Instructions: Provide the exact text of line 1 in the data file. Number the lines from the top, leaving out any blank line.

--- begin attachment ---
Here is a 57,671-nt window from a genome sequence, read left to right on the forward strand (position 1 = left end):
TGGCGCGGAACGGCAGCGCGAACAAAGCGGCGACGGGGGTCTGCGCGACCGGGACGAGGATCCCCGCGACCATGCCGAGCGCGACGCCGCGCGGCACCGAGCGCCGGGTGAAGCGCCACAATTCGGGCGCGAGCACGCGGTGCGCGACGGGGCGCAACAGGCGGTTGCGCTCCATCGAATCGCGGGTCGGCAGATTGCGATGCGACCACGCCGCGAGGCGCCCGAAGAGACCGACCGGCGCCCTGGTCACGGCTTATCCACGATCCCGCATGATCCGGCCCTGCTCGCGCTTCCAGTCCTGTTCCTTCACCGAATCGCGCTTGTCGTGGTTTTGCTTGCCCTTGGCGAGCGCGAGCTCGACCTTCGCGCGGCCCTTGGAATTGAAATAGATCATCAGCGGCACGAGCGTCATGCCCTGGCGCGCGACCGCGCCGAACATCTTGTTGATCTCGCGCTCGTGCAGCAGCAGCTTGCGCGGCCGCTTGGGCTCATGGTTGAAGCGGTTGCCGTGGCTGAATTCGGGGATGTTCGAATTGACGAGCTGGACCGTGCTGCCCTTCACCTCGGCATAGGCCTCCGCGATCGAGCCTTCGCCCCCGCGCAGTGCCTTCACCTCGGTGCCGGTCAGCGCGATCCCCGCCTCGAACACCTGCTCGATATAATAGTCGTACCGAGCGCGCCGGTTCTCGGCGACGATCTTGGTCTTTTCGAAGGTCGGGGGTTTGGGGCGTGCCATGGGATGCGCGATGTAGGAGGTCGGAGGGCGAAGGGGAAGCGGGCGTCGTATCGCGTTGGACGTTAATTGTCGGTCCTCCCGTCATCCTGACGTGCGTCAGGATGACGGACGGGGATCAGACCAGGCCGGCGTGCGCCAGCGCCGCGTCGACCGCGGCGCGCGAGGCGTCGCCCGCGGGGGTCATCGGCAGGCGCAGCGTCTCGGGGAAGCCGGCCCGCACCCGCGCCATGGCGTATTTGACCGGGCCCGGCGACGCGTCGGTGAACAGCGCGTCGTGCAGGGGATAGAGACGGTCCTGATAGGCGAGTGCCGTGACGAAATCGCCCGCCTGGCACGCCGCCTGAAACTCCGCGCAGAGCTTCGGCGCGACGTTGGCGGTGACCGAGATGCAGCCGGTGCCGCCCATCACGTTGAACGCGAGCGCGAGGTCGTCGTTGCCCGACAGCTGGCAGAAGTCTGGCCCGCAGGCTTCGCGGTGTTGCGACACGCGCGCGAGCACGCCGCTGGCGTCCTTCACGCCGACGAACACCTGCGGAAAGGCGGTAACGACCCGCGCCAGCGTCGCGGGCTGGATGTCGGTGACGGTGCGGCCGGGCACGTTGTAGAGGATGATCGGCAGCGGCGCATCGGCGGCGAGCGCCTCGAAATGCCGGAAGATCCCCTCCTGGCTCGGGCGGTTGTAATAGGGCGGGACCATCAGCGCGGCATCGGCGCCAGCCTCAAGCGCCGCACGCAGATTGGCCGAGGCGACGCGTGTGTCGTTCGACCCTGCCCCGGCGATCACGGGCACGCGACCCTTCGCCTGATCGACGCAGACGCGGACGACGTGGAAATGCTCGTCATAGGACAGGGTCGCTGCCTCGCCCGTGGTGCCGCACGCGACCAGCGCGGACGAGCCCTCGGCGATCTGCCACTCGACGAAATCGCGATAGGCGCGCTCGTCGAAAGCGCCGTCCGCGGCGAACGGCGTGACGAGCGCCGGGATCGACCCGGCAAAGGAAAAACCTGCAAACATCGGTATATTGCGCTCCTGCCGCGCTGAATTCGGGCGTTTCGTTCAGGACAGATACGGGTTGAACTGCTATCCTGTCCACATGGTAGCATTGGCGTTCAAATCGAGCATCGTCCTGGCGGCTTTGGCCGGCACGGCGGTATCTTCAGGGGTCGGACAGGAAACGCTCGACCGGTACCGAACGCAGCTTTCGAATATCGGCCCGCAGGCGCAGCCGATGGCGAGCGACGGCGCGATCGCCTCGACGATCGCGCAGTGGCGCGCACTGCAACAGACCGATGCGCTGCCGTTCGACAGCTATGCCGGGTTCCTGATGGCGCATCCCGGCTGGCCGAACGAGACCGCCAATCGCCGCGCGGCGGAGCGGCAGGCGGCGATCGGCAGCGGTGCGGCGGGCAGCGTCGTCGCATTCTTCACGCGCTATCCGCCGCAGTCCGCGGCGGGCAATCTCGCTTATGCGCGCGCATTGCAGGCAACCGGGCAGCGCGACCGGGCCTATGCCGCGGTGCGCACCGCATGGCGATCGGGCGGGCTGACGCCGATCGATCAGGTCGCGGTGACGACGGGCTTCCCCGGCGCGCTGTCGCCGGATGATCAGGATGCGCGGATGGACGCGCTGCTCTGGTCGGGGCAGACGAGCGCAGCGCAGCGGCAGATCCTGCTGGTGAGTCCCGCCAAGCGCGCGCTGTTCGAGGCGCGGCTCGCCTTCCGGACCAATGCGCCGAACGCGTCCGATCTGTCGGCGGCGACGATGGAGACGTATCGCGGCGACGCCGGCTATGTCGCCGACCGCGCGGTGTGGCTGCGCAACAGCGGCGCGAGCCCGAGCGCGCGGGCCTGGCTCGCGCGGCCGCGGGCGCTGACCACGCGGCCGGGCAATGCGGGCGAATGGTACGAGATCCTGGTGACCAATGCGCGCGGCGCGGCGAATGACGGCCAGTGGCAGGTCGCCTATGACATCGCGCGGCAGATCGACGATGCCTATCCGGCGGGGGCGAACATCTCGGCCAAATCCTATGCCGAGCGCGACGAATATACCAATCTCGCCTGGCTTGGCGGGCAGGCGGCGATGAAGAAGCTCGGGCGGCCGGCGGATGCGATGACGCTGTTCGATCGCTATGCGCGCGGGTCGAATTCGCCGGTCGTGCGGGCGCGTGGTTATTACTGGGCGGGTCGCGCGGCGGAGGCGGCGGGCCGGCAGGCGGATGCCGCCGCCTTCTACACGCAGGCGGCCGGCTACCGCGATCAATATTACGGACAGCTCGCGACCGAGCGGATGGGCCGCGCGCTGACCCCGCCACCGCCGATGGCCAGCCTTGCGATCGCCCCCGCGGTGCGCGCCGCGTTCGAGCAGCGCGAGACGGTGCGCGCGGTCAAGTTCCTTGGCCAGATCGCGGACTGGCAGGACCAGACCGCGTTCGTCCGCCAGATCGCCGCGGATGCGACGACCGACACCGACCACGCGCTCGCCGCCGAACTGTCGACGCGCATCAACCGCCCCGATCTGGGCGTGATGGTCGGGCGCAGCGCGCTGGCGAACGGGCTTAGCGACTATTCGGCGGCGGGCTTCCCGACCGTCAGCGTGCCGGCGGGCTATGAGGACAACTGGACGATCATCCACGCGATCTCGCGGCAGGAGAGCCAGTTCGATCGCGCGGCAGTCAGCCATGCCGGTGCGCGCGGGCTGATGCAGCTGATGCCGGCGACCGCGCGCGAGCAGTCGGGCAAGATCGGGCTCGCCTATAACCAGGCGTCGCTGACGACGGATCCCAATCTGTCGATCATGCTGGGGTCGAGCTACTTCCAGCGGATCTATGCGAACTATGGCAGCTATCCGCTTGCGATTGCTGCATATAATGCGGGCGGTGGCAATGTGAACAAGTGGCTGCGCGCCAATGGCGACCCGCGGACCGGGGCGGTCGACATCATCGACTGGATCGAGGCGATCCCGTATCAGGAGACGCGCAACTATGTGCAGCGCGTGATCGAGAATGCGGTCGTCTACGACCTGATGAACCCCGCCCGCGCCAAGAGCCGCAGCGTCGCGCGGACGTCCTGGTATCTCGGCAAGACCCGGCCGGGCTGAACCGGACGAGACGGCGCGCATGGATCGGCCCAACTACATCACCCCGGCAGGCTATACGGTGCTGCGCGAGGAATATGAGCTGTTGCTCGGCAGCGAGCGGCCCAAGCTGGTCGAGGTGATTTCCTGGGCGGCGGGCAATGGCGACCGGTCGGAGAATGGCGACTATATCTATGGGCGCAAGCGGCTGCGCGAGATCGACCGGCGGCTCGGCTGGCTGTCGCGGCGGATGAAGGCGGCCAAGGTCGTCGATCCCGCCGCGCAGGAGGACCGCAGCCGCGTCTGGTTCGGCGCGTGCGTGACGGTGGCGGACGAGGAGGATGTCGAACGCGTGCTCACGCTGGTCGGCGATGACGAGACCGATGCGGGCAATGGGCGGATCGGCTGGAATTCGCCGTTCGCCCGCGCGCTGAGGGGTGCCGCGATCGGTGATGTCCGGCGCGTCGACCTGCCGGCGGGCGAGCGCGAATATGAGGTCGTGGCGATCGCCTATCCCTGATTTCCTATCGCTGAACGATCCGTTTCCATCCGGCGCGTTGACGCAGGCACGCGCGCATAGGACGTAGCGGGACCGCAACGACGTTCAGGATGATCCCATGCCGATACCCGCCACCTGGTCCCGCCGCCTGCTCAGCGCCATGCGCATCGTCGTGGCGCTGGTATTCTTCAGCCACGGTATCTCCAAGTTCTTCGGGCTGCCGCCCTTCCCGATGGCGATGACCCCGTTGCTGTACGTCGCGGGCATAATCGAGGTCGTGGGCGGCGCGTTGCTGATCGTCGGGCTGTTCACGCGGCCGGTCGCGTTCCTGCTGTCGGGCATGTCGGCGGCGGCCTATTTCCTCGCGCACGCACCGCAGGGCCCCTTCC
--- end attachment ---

Here is a 57,671-nt window from a genome sequence, read left to right on the forward strand (position 1 = left end):